Becoming the World s Biggest Brewer

Becoming the World s Biggest Brewer

Becoming the World s Biggest Brewer

AB InBev is today's uncontested world leader of the beer market. It represents over 20% of global beer sales, with more than 450 million hectolitre a year flowing all around the world. Its Belgian predecessor, Interbrew, was a success story stemming from the 1971 secret merger of the country'stwo leading brewers: Artois and Piedboeuf. Based on material originating from company and private archives as well as interviews with managers and key family actors, this is the first study to explore the history of the company through the nineteenth and twentieth centuries.The story starts in the mid-nineteenth century with the scientific breakthroughs that revolutionised the beer industry and allowed both Artois and Piedboeuf to prosper in a local environment. Instrumental in this respect were the respective families and their successive heirs in stabilizing anddeveloping their firms. Despite the intense difficulties of two world wars in the decades to follow, they emerged stronger than ever and through the 1960s became undisputed leaders in the national market. Then, in an unprecedented move, Artois and Piedboeuf secretly merged their shareholding in1971, though keeping their operations separate until 1987 when they openly and operationally merged to become Interbrew.Throughout their histories Artois, Piedboeuf, and their successor companies have kept a controlling family ownership. This book provides a unique insight into the complex history of these three family breweries and their path to becoming a prominent global company, and the growth and consolidationof the beer market through the nineteenth and twentieth centuries.

West Africa

West Africa

West Africa


The Beer Monopoly

The Beer Monopoly

The Beer Monopoly

How could a small Belgian brewer become the world's largest brewing group within two decades? Interbrew's transformation into InBev and then into Anheuser-Busch InBev (AB-InBev) is emblematic of the race for unchallenged market domination between the world's four biggest brewing companies. The Beer Monopoly explores how this happened and examines the economic drivers behind globalisation. AB-InBev's takeover of SABMiller - the world's number one and two brewers respectively - closes an amazig epoch in beer history. This book charts the fascinating rise of these two brewing ginants as they showed that dealmaking provided a faster path to profit growth than any sales hike could ever accomplish. The importance of deals - those made and those missed - is also visible in the track record of Heineken and Carlsberg, the brewers on the next two rungs of the global ladder. While all of these brewers pursued the goal of building empires, each had different reasons and faced a viriety of obstacles along the way. Sharing a keen interest in the brewing industry - not to mention a passion beer - two economists, Ina Verstl and Ernst Faltermeier, have provided a timely out-of-the-box analysis of globalisation.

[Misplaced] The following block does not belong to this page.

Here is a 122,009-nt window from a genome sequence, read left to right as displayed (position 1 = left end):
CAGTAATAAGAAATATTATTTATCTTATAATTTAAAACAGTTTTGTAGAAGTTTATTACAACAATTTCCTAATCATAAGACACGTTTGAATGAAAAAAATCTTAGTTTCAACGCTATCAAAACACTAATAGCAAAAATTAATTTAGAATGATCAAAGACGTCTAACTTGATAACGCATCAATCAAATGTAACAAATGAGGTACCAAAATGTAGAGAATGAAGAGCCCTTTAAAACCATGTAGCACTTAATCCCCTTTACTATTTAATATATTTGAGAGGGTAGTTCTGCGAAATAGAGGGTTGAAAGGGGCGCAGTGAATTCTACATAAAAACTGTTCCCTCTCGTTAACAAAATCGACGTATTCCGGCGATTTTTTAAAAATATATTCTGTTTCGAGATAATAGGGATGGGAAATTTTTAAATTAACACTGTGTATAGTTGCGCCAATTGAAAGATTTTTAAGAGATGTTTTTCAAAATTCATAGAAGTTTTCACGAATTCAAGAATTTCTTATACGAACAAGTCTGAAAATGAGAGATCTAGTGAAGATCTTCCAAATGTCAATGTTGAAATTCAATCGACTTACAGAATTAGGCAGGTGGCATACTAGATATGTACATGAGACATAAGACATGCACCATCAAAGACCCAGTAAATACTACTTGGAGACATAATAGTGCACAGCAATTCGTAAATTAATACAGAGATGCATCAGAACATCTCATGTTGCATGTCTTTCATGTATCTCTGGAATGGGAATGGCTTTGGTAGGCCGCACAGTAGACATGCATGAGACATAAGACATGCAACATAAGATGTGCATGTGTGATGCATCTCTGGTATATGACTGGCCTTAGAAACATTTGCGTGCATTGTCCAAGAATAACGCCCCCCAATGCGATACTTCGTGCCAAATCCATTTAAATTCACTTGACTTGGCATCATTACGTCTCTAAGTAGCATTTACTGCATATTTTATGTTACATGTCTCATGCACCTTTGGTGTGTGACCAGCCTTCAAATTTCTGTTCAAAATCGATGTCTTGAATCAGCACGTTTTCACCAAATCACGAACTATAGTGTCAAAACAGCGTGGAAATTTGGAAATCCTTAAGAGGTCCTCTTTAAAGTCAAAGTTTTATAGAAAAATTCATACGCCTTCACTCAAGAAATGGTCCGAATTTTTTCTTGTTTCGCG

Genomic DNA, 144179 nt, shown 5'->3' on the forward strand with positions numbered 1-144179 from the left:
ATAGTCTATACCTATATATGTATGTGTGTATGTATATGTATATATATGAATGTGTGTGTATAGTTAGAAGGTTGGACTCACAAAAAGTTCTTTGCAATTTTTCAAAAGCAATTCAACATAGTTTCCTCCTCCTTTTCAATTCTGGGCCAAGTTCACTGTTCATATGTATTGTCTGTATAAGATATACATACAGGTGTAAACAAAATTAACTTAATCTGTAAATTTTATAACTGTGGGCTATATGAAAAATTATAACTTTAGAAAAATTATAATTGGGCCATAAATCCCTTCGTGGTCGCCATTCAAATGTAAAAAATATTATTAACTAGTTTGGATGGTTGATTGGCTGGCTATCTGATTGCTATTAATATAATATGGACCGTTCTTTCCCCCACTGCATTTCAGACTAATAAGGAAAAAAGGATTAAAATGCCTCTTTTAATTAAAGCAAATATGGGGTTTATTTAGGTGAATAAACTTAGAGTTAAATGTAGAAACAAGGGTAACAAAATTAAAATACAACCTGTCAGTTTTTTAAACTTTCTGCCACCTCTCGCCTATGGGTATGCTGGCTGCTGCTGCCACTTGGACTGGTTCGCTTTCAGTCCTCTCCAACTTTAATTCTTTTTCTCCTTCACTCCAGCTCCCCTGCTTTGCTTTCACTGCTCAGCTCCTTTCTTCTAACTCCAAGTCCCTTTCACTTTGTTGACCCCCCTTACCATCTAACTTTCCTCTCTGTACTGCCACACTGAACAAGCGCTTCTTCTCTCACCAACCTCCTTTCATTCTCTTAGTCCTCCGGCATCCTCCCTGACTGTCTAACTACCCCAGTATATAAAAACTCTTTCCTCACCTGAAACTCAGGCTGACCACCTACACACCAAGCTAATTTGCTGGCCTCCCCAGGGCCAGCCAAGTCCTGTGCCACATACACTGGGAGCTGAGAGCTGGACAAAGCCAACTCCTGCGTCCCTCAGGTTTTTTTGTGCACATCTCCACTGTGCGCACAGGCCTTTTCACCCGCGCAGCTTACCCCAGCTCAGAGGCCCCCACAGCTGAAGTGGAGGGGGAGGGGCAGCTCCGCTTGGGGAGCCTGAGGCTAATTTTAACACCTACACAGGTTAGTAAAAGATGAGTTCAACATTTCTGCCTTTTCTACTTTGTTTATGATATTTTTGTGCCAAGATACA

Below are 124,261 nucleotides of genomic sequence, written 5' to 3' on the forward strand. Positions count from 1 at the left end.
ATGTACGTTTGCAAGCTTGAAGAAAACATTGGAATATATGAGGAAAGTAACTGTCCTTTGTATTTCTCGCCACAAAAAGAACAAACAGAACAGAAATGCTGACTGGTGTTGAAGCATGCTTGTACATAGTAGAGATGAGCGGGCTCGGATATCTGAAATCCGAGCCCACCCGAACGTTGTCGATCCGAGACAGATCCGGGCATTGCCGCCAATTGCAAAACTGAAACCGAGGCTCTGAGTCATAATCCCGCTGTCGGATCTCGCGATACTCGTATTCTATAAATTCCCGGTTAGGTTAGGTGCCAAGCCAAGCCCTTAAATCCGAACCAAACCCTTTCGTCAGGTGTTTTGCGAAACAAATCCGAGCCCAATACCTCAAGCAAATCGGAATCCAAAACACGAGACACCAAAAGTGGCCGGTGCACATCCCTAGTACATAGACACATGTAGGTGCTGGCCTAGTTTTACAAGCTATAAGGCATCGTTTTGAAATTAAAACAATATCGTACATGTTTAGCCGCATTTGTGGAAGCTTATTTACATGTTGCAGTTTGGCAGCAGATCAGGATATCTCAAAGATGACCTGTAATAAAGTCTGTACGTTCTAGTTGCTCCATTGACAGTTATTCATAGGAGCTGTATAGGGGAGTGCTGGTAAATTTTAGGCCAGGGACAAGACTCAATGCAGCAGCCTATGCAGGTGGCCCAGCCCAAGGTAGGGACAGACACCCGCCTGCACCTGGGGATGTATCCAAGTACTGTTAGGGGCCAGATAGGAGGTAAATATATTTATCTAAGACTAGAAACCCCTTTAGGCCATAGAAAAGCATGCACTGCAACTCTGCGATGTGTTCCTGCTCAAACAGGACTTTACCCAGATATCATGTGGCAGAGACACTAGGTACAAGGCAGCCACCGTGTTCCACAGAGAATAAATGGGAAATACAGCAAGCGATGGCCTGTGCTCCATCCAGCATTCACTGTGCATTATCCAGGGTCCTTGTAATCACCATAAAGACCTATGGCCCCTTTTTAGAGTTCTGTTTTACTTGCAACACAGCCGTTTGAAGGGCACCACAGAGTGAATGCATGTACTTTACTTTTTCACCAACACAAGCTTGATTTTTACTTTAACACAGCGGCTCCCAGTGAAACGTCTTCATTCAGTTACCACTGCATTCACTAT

The Economist

The Economist

The Economist


International Directory of Company Histories

International Directory of Company Histories

International Directory of Company Histories

Multi-volume major reference work bringing together histories of companies that are a leading influence in a particular industry or geographic location. For students, job candidates, business executives, historians and investors.

International Directory of Company Histories

International Directory of Company Histories

International Directory of Company Histories

Multi-volume major reference work bringing together histories of companies that are a leading influence in a particular industry or geographic location. For students, job candidates, business executives, historians and investors.

The Beer Monopoly

The Beer Monopoly

The Beer Monopoly

How could a small Belgian brewer become the world's largest brewing group within two decades? Interbrew's transformation into InBev and then into Anheuser-Busch InBev (AB-InBev) is emblematic of the race for unchallenged market domination between the world's four biggest brewing companies. The Beer Monopoly explores how this happened and examines the economic drivers behind globalisation. AB-InBev's takeover of SABMiller - the world's number one and two brewers respectively - closes an amazig epoch in beer history. This book charts the fascinating rise of these two brewing ginants as they showed that dealmaking provided a faster path to profit growth than any sales hike could ever accomplish. The importance of deals - those made and those missed - is also visible in the track record of Heineken and Carlsberg, the brewers on the next two rungs of the global ladder. While all of these brewers pursued the goal of building empires, each had different reasons and faced a viriety of obstacles along the way. Sharing a keen interest in the brewing industry - not to mention a passion beer - two economists, Ina Verstl and Ernst Faltermeier, have provided a timely out-of-the-box analysis of globalisation.